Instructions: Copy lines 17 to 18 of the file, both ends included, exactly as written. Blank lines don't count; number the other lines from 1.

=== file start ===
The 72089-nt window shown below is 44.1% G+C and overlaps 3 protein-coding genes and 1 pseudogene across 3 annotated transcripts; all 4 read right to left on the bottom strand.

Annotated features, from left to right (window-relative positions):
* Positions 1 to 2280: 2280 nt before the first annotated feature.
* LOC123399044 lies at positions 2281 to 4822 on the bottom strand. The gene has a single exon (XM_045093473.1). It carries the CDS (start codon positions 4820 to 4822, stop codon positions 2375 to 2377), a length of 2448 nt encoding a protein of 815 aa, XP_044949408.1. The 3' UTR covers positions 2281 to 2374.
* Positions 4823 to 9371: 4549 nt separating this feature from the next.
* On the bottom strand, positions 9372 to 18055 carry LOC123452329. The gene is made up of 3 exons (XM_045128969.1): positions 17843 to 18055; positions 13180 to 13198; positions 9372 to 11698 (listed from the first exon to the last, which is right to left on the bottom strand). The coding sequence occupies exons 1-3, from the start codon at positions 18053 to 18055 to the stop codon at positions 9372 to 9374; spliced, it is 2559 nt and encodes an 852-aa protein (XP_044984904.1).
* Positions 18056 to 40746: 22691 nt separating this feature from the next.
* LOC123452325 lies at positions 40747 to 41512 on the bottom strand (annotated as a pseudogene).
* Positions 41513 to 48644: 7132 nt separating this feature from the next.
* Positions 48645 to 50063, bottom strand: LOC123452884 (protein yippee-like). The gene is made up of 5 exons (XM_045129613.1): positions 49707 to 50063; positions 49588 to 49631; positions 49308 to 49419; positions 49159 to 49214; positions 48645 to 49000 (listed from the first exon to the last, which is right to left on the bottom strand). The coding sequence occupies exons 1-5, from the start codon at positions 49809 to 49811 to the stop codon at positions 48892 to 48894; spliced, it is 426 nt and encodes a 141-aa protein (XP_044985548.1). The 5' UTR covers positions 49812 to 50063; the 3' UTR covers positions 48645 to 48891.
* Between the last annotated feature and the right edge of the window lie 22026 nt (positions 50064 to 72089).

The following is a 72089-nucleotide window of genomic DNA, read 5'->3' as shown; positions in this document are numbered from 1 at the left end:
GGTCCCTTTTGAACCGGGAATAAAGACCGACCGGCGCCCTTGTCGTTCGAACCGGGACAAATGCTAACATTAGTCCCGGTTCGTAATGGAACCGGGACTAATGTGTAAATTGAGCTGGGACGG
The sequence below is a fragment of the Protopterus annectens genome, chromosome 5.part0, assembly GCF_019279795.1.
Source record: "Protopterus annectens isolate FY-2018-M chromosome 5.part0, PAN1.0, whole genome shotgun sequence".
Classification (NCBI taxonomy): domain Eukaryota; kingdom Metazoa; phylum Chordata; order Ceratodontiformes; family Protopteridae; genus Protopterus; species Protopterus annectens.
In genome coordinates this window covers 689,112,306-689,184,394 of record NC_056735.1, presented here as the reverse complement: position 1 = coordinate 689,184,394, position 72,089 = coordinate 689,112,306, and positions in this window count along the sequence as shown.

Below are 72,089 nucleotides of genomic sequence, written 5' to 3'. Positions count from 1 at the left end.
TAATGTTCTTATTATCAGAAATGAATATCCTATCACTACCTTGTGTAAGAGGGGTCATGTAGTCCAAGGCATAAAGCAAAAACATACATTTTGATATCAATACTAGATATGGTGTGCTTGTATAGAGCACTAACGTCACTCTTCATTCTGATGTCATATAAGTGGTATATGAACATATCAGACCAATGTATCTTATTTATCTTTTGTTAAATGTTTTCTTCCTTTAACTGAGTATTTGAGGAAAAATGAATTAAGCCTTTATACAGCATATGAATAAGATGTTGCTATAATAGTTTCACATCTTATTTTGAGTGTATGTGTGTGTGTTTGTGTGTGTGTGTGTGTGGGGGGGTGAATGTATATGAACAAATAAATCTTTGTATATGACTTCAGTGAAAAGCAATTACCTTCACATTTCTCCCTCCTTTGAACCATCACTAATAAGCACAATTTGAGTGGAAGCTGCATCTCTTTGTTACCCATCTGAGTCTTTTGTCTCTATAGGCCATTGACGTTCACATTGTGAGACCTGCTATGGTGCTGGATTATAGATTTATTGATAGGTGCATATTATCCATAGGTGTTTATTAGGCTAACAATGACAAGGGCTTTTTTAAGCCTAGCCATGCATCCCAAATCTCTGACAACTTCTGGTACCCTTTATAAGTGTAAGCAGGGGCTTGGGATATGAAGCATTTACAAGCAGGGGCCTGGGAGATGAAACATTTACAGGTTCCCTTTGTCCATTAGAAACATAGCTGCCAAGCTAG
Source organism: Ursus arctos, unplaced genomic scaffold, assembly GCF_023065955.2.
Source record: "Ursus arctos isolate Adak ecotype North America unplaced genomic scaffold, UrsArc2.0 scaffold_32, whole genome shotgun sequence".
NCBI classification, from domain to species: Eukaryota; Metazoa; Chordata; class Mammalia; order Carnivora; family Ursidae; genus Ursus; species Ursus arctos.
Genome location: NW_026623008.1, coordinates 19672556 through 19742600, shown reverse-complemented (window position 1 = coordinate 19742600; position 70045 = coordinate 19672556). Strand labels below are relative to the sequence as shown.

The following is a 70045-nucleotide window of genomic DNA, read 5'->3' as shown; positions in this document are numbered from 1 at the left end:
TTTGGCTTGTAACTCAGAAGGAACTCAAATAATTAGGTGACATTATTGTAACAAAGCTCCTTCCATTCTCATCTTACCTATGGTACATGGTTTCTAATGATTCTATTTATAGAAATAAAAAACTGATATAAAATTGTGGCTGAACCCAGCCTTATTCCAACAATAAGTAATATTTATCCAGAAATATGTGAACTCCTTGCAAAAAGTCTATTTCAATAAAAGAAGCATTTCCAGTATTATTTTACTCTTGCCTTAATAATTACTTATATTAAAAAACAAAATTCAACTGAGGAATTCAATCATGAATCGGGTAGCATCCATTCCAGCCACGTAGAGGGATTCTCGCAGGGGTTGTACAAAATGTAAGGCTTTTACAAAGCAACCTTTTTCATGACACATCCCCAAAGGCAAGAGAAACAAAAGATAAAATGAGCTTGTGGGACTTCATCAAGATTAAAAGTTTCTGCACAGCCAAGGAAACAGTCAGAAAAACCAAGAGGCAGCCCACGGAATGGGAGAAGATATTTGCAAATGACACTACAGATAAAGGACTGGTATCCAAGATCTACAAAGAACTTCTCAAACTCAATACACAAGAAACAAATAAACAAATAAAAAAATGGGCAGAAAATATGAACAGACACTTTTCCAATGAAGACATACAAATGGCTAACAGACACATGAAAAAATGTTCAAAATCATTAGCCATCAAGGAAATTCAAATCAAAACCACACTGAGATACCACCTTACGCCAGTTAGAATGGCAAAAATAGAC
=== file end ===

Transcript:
In genome coordinates this window covers 689,112,306-689,184,394 of record NC_056735.1, presented here as the reverse complement: position 1 = coordinate 689,184,394, position 72,089 = coordinate 689,112,306, and positions in this window count along the sequence as shown.

Below are 72,089 nucleotides of genomic sequence, written 5' to 3'. Positions count from 1 at the left end.